yards, 36 touchdowns and led the Vols
to the Southeastern Conference title
and an Orange Bowl berth, the
Heisman voters chose Woodson, who
went from sublime to sensatidnal
whenever Michigan was on national
Woodson's dominance in the
Wolverines' 20-14 win over Ohio State
on Nov. 22 may have been the Heisman
In that game, he intercepted a pass in
the end zone to stop a Buckeyes' scoring
threat, caught a 37-yard pass to set up
Michigan's first touchdown and then
broke open a tight defensive struggle
with a 78-yard punt return for a score-
his fourth touchdown of the season.
Michigan coach Lloyd Carr summed
up Woodson's season after that game
when he said: "Great players play big
in big games."
The closest a defensive player "had
come to winning was in 1980, when
Pittsburgh defensive end Hugh Green
finished second behind South Carolina
running back George Rogers.
Since then, other defensive players
have finished in the top five, including
Marvin Jones (fourth, 1992); Steve
Emtman (fourth, 1991); Brian
Bosworth (fourth, 1986); and Terry
Hoage (fifth, 1983).
But last year, the 6-foot-1, 198-
pound Woodson came out on top-
and it wasn't really close.
Woodson beat Manning by 272
points, with Washington State quarter-
back Ryan Leaf third, Marshal wide
receiver Randy Moss fourth and Texas
running back Ricky Williams fifth.
Woodson, from Fremont, Ohio,
received 433 first-place votes and
1,815 points in balloting by the media
and former Heisman winners.
By John Leroi
Daily Sports Writer
PASADENA, Calif. - For 12
weeks, Tai Streets had a lot of
explaining to do. The only problem is,
nobody was really around to listen.
Only Michigan coach Lloyd Carr and
receivers coach Erik Campbell had
time for Streets.
The media? No way. Instead of
Streets, quarterback Griese looked to
Jerame Tuman and Chris Howard as
his major targets.
Streets caught just 24 passes in
1997 and only five in the Wolverines
final four games. For whatever rea-
son, Streets wasn't the same receiver
he was in 1996.
And because Streets didn't have an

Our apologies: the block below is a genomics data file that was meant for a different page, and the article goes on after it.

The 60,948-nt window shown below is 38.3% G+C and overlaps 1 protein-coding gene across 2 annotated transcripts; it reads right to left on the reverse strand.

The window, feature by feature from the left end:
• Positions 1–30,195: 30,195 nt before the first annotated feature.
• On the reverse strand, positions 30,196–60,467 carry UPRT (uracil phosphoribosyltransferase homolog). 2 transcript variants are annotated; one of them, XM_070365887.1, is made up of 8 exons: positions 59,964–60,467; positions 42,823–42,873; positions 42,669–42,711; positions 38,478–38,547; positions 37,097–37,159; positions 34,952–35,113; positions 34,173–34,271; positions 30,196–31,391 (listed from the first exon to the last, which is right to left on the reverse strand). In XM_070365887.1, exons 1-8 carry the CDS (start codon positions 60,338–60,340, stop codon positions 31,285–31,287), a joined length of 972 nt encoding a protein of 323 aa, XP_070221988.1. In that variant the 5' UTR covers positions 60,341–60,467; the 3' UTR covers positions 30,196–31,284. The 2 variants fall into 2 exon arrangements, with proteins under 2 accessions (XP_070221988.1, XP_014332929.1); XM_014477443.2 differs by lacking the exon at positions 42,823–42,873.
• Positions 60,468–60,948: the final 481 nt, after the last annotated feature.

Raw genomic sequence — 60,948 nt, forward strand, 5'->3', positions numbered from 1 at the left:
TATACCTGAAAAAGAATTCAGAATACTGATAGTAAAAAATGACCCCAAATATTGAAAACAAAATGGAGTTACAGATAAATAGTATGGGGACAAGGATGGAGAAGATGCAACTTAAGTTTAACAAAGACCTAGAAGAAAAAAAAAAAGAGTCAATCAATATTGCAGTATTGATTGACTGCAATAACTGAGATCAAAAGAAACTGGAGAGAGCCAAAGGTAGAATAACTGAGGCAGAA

opportunity to tell anybody why -
not that he wanted to - Carr did it for
The junior from Matteson, Ill., was
playing with a dislocated finger on
each hand, with pain so sharp that
every time he touched a football, it
felt like he was breaking his finger
So Streets' performance in the
Wolverines' 21-16 over Washington
State in the Rose Bowl was surprising
if not extraordinary.
"I told you guys all year long that
Tai Streets was a great player," Carr
said. "He played through the pain and
made two huge plays that we needed
to win the game."
It would be difficult to underscore
Streets' importance in the Rose Bowl.
His four catches for 127 yards, but no
catches were ever more important
than the two touchdown passes, one
for 53 and one for 58 yards, that
Streets hauled in at the Rose Bowl.
Both came at times ^when the
Wolverines' offense was struggling
and the Cougars had Michigan down
And for the first time since
Michigan's upset of Ohio State last
season, Streets found himself in the
spotlight, once again the hero, playing
the role of the great receiver that Carr
always thought he would be.
"It was difficult to endure the pain
for so long," said Streets staring down
at his fingers, so swollen that he
couldn't wear his receivers' gloves.
"But I always worked hard and I just
hoped I'd be able to contribute in the
Rose Bowl. It just feels great to do it
Streets hadn't always done it that
way. Streets caught 10 balls in his
first three games and looked like he
might improve on his solid 1996 sea-
son when he caught 44 passes for 730
But his production slowly dwindled
in the Big Ten season, partially
because of his injury and partially
because of a lack of confidence.
By the middle of the conference
season, Streets had not one, but three
dislocated fingers. Carr told him that
if he wanted to be in the lineup, he
had to play through the pain. No
Streets never asked for any.
Although he dropped the only pass
thrown to him in the Wolverines' 34-8
win over Penn State and didn't catch
one pass against Minnesota or Ohio
State, Streets still contributed.
He worked hard in practice, he tried
to play through the pain and he
always, always blocked until the whis-
tle on every play.
"A lot of guys would not have
played through that kind of pain,"
Carr said. "Tai Streets was the
courage that it takes to play this game.
The season didn't go the wat we want-
ed it to go for him because he was
"But Tai Streets still did all the lit-
tle things, he blocked well, he ran
good routes, and then he got healthy
and made two big plays."
And those two big plays made what
was an otherwise dismal season for
Streets a successful one. Nobody
Dislocated fingers didn't stop Tal
Streets as he caught two touchdown